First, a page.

Midnight Movies: From the Margin to the Mainstream (Movie Review)
You can’t call yourself a true horror fan if you’ve never been to a midnight movie. There are few things that can draw you into a film more than a rowdy audience of inebriated, enthusiastic genre fans all gathered around to take part in the same film. In “Midnight Movies”, Film scholar Stuart Samuels traces the origin of the midnight movie and it’s subsequent embrace by the mainstream audience by documenting key films in cult cinema. While interesting and entertaining throughout, “Midnight Movies” does a fantastic job of exploring the origin and history of the midnight film, but ultimately fails in presenting a convincing argument that the midnight film is dead and has been absorbed by the mainstream.
Documentaries live and die based upon the interviews in them. Thankfully, “Midnight Movies” features interviews with some of the biggest names in cult film and other film icons such as Roger Ebert, J. Hoberman of the Village Voice, and Ben Barenholtz who opened the first theater to show midnight movies, The Elgin in New York City. The directors of every film featured in the history of midnight movies also appear for interviews, so expect to see the likes of Alejandro Jodorowsky (“El Topo”), George Romero (“Night of the Living Dead”), John Waters (“Pink Flamingos”), Perry Henzell (“The Harder They Come”), Richard O’Brien (“The Rocky Horror Picture Show”) and David Lynch (“Eraserhead”). These interviews range the gamut from interesting and informative (the critics), to emotional (Ben Barehnholtz appears to be on the verge of tears when lamenting how he let another cinema show “El Topo” at all times of day) to downright entertaining (Lynch is a character and he’s sure on show here). If you have any interest in film history or how films are made or distributed, the information here will be right up your alley.
Strangely enough, the fans are somewhat under-represented in the interviews. While a sizable amount of time is spent covering the fan reaction to “El Topo” and “The Rocky Horror Picture Show”, we see very little from fans of the other feature films. Given the high critical regard for those films, I would really like to hear from the early fans of these films from their midnight heydays. “Night of the Living Dead” is one of my favorite genre films, yet I can’t see it working as a midnight movie and the same goes with “Eraserhead”. Given that they may not be the first movies that come to mind when one says “midnight movies”, personally I feel as if the filmmakers missed an opportunity to cover the early fan reaction of these films to help modern audiences unfamiliar with their initial release see the movie in the same light as those early filmgoers did, before critics came around to them. Admittedly, I’m in my early 20’s, so some older viewers may not feel the same way. Still, this part left me wanting more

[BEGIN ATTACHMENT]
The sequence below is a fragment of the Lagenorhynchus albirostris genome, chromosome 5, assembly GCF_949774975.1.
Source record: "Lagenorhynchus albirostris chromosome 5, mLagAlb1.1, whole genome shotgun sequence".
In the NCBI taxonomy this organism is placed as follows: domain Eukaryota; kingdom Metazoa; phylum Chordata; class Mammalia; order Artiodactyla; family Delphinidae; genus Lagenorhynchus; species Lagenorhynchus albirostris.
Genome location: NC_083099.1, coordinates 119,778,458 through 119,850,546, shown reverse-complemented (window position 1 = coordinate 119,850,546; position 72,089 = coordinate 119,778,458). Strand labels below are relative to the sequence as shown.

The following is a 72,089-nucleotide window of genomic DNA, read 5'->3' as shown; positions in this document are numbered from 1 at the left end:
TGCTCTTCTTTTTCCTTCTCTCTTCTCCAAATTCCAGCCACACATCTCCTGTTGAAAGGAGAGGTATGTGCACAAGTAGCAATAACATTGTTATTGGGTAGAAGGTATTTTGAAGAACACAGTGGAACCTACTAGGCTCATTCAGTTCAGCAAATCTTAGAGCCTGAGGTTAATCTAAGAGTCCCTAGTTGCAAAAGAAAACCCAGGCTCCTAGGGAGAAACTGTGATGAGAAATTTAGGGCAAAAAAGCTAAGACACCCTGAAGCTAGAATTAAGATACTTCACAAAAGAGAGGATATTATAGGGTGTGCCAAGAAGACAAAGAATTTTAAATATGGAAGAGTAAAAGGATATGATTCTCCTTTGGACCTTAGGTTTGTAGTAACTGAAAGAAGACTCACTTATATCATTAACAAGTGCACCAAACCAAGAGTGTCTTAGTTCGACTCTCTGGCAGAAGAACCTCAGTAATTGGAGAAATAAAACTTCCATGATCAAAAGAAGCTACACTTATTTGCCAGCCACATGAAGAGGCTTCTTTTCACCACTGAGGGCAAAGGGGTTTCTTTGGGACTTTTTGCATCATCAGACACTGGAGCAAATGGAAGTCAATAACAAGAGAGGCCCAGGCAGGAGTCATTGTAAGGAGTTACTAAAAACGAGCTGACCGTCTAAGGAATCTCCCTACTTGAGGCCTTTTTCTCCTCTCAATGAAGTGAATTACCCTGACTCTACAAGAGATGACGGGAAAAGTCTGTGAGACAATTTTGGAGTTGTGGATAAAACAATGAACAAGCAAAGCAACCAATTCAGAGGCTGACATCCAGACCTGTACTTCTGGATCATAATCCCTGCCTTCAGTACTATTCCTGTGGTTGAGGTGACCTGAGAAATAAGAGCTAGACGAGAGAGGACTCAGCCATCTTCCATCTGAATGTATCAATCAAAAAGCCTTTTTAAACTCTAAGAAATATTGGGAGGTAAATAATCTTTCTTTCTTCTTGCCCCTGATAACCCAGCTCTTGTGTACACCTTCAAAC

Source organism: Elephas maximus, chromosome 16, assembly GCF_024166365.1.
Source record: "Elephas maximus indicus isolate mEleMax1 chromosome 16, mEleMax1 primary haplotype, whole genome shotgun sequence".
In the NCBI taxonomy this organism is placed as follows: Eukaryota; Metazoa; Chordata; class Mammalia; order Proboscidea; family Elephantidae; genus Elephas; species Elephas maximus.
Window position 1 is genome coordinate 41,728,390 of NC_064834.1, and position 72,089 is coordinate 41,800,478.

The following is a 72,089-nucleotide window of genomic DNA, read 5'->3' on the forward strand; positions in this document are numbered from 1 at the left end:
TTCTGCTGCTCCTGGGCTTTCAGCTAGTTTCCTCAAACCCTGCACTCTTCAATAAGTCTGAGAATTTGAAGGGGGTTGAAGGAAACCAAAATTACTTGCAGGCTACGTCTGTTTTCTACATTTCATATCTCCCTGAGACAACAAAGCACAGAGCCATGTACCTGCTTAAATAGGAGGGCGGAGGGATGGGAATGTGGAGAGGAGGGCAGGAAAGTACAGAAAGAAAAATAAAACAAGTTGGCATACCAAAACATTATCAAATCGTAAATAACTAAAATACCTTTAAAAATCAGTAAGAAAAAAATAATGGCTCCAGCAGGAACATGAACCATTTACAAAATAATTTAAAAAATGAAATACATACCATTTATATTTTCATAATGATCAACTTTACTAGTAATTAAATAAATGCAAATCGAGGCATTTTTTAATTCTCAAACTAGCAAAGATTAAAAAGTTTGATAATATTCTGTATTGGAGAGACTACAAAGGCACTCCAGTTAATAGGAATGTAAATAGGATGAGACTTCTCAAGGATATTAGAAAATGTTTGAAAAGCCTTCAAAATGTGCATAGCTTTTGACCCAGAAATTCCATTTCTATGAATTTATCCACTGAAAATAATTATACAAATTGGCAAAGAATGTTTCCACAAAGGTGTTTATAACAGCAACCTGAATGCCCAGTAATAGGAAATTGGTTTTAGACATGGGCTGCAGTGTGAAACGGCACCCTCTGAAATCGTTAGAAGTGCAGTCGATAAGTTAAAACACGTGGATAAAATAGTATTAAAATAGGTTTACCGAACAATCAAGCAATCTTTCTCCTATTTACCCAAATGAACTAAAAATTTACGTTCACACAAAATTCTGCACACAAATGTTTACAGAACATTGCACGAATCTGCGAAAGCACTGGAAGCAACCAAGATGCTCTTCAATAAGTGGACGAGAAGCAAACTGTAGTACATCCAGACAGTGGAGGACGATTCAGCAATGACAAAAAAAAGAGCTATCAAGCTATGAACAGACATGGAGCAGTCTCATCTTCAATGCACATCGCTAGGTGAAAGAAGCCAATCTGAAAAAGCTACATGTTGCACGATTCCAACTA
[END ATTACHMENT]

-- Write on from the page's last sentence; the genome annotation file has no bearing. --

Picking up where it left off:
The subtitle of this film is “From the Margin to the Mainstream”. While the film does an incredible job on the margin half, the mainstream half is essentially nonexistent. Throughout various interviews, the point is made that films like the ones featured here couldn’t succeed today. While it’s hinted that this is because of today’s hipster culture and the omnipresence of irony in our society, this thesis is never fully fleshed out. The most we get in terms of justification of this claim is brief flashes to movie posters for films like “Kill Bill” and “American Pie”. While I partially agree with this claim, it’s never built upon or developed further than this. And while I agree that the saturation of irony in today’s society makes it difficult for fans to connect to films like this in any meaningful way, films like “The Room”, “Birdemic: Shock and Terror” and “Black Dynamite” have gained popularity and success through word of mouth and midnight showings. This fact proves that it’s not impossible and that midnight movies will continue to exist and flourish. It’s a strange move on the filmmakers part as a simply removing the subtitle and tweaking the last three minutes of the film would make this a nonissue. However, the film does attempt to make this conclusion which ultimately feels flat.
Given how strongly the first thesis is supported and how weakly the second one is, “Midnight Movies” feels like a very strong documentary that just happens to be slightly too short. Since it clocks in at only an hour and twenty minutes, an extra ten to fifteen minutes would not harm the film in any way, but would have gone a long way to making up for the strange, self-imposed deficit on the second point. But really, this point doesn’t take anything away from the film. The history of the midnight movie is explored in way that is simultaneously both interesting and very entertaining. While not covering strictly horror films, any horror fan with an interest in the history of niche filmmaking or film distribution/marketing really owes it themselves to check this one out. It almost managed to convince me that I need to go check out “Rocky Horror”. Just almost though, I wouldn’t hold your breath.